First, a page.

If you’re on social media (and let’s face: our students are on social media), you’re familiar with the concept of the meme. Several years ago, it seemed like I couldn’t get through a class period without multiple students showing me a meme, showing it to friends, or even begging me to project it on the board. After the initial frustration of being inundated by memes, I decided to bring memes into my classroom — by means of learning.
The assignment is simple: During the reading of a novel (or even after), I ask students to design a meme for a character, theme, or a specific scene in the book. Sometimes, I place chapter numbers in a hat and students have to create a meme based on the chapter number drawn. Either way, they always enjoy the assignment (and always end up creating more than the assigned one meme).
There are tons of meme creator sites on the internet, but my students and I like the following for their simplicity and selection: www.memecreator.org, www.imgflip.com, and www.memegenerator.net. My only warning in navigating these sites is that anyone can post memes on them. Some may be inappropriate for school, so I oftentimes save this assignment for my more mature classes.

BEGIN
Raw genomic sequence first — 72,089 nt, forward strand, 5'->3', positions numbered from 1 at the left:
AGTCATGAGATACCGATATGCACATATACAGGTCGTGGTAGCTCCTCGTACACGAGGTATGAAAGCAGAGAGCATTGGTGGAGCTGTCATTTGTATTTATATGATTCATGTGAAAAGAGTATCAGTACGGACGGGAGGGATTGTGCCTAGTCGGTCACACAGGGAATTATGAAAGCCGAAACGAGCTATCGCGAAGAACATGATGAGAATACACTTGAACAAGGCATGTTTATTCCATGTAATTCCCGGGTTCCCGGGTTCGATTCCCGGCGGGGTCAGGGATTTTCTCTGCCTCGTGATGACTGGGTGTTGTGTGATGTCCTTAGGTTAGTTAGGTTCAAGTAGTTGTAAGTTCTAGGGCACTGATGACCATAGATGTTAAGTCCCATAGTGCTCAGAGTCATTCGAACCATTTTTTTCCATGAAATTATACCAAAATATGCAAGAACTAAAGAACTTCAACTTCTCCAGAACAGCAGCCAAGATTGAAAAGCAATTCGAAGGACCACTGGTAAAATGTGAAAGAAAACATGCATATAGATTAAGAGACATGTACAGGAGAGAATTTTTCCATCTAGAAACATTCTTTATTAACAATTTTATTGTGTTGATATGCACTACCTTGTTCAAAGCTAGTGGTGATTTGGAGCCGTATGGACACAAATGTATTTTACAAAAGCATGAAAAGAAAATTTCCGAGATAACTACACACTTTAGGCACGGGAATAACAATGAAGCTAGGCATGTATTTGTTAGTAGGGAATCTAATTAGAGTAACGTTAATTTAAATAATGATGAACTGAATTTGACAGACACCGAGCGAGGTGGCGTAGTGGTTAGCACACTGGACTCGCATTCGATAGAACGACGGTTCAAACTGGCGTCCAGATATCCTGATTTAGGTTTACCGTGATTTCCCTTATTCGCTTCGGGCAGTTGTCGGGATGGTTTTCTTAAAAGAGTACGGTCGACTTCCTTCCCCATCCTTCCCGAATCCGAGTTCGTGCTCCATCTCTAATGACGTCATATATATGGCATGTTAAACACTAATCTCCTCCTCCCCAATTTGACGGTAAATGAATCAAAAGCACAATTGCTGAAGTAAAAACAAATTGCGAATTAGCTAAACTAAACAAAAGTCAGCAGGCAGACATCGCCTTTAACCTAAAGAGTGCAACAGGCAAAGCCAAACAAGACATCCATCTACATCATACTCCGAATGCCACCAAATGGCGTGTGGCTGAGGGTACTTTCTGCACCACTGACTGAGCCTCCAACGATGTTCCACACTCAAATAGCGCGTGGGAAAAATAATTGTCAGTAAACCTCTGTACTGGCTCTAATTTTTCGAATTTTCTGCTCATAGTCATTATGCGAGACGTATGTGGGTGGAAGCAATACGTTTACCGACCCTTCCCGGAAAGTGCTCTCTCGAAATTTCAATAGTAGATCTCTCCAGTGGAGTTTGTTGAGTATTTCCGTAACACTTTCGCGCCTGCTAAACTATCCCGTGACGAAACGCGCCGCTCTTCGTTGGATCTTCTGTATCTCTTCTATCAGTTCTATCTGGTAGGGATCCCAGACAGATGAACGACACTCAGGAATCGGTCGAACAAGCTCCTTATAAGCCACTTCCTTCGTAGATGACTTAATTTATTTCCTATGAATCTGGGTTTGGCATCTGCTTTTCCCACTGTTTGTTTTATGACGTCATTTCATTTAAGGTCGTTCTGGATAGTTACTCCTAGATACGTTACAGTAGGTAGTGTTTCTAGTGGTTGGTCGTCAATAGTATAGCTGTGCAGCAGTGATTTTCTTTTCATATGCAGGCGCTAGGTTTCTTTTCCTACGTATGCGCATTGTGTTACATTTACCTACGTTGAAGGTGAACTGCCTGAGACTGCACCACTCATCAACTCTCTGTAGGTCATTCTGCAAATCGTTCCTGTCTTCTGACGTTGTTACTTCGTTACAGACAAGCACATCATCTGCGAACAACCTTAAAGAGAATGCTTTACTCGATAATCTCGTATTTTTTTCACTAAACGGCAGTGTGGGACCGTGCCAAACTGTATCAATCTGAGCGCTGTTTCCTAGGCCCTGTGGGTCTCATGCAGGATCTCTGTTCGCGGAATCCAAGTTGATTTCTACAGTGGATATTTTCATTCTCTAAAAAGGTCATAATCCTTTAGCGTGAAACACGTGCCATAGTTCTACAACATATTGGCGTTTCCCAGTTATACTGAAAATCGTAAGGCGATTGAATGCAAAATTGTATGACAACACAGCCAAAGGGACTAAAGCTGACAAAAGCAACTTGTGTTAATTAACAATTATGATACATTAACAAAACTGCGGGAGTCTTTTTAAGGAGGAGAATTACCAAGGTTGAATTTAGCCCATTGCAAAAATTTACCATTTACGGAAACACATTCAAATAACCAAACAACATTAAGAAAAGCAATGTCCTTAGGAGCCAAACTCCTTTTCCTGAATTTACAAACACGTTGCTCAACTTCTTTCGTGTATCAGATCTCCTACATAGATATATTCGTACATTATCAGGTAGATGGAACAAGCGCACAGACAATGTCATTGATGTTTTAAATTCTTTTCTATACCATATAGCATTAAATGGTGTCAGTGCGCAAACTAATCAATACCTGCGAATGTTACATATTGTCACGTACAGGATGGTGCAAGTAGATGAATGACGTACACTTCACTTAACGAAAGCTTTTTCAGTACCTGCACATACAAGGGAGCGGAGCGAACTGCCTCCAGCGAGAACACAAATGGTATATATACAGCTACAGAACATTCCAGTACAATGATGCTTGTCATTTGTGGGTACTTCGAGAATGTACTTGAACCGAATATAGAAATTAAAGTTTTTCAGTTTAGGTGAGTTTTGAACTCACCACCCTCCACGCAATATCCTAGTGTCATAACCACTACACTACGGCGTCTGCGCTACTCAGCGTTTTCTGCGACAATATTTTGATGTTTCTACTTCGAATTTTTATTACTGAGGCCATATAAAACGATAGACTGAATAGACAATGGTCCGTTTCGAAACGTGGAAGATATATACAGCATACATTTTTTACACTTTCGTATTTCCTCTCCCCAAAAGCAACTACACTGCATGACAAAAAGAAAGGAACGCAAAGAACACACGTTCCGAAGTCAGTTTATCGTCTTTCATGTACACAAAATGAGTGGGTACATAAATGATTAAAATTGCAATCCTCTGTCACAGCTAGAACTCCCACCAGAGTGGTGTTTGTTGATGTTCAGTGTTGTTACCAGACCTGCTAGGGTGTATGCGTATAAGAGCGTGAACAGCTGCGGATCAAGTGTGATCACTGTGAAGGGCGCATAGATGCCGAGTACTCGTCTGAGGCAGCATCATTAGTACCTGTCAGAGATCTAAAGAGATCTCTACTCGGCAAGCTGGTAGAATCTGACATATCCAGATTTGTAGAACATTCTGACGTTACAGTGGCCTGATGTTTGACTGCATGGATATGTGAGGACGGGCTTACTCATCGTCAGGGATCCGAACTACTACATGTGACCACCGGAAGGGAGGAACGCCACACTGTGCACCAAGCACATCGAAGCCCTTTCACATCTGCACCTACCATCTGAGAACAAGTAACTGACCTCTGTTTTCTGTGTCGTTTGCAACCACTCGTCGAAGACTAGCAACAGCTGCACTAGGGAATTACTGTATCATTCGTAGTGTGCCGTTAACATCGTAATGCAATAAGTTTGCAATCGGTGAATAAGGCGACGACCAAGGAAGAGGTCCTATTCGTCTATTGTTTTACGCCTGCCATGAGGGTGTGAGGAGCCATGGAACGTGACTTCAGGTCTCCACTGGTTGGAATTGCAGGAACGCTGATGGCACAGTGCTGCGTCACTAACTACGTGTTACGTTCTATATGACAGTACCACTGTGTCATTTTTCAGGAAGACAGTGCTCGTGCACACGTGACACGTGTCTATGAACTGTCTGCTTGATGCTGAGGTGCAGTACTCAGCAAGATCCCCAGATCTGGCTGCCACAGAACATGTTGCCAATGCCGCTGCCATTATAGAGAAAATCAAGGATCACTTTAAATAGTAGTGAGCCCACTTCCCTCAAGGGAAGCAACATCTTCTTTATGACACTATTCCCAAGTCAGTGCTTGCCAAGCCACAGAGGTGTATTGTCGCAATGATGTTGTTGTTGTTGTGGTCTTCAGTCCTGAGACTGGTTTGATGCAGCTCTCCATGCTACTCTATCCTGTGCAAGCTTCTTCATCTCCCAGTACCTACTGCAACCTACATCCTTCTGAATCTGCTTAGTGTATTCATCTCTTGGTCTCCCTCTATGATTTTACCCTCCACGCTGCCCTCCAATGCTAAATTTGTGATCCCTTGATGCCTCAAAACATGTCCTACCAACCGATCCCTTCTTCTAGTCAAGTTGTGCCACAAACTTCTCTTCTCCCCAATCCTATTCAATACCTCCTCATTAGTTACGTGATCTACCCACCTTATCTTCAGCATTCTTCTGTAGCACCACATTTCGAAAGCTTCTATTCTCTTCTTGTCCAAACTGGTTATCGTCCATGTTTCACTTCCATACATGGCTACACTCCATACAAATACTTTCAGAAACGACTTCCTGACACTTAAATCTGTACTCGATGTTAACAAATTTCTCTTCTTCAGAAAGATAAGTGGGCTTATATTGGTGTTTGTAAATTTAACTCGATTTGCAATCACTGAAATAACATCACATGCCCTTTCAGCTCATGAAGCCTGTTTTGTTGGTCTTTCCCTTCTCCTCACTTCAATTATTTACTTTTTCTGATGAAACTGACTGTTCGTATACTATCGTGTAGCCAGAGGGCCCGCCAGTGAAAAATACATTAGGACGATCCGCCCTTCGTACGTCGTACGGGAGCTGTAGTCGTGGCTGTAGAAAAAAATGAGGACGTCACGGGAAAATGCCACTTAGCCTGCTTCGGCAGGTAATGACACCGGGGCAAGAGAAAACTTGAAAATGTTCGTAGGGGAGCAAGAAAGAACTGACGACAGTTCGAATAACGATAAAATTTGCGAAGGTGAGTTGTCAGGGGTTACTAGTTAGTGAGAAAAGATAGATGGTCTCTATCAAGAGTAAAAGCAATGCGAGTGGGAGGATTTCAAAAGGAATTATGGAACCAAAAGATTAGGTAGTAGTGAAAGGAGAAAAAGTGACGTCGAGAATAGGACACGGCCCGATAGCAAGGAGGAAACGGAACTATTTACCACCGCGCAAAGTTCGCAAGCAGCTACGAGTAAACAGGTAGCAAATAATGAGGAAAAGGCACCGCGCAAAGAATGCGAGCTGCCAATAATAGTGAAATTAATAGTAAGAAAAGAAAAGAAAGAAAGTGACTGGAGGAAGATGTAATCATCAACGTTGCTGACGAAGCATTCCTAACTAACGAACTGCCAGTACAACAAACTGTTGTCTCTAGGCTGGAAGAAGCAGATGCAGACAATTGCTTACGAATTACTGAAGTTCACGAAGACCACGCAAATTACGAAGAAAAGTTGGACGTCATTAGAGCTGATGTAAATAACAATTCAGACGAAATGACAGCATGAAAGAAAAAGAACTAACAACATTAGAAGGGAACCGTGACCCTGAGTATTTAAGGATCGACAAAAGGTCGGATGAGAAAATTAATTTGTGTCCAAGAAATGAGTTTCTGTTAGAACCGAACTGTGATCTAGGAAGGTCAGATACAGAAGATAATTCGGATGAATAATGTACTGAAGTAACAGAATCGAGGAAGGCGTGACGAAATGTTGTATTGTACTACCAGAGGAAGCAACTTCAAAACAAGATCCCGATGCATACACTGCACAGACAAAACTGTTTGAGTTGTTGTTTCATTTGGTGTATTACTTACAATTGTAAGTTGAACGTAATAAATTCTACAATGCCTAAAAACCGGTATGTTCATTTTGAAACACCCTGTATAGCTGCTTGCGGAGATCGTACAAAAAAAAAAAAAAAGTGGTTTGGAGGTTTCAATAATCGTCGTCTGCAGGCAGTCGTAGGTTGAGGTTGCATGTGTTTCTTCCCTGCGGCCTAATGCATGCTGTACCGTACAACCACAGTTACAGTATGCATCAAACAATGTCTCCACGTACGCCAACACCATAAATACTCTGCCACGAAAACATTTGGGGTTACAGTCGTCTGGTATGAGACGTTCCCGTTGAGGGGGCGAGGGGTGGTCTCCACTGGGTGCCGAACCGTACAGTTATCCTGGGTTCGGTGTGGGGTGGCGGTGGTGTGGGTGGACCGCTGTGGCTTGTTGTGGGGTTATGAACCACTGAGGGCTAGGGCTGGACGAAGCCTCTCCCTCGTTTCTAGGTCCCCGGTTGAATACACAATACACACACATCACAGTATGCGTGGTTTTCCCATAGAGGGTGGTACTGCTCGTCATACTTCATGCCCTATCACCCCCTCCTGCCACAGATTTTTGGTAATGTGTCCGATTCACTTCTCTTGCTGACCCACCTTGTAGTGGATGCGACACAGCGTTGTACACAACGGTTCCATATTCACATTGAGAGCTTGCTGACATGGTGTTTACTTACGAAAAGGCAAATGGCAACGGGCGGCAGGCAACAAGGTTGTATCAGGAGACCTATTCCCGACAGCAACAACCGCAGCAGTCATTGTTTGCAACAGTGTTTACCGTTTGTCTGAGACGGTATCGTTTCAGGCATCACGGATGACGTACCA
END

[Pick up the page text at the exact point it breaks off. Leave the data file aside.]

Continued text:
Here’s a meme created through www.imgflip.com inspired by Act I, scene 1 of Romeo & Juliet:
Here’s another one created by a student after reading the discussion between Cassius and Brutus in Act I, scene 2 of Julius Caesar:
Want to see lots more student-created memes? The videos below highlight memes created after English 2 students read Ray Bradbury’s Fahrenheit 451:
I’d love to see how you’re using memes in your classroom! Please comment below.
Guest Post by Nicole LaFave
Nicole LaFave is a 9th grade English teacher at Fort Mill High School in Fort Mill, SC. A former District Teacher of the Year from Kershaw County School District, Nicole holds a B.A. in English from Clemson University and a Masters in Teaching English from University of South Carolina. With seven years of experience teaching in a 1:1 classroom, Nicole currently works with a class set of Chromebooks and integrates technology into her G/T, Honors, CP, TP and Inclusion level classes on a daily basis. A former self-professed technology pariah, Nicole now strives to teach outside of her technology comfort zone; she loves that technology can benefit her students and their learning experiences.
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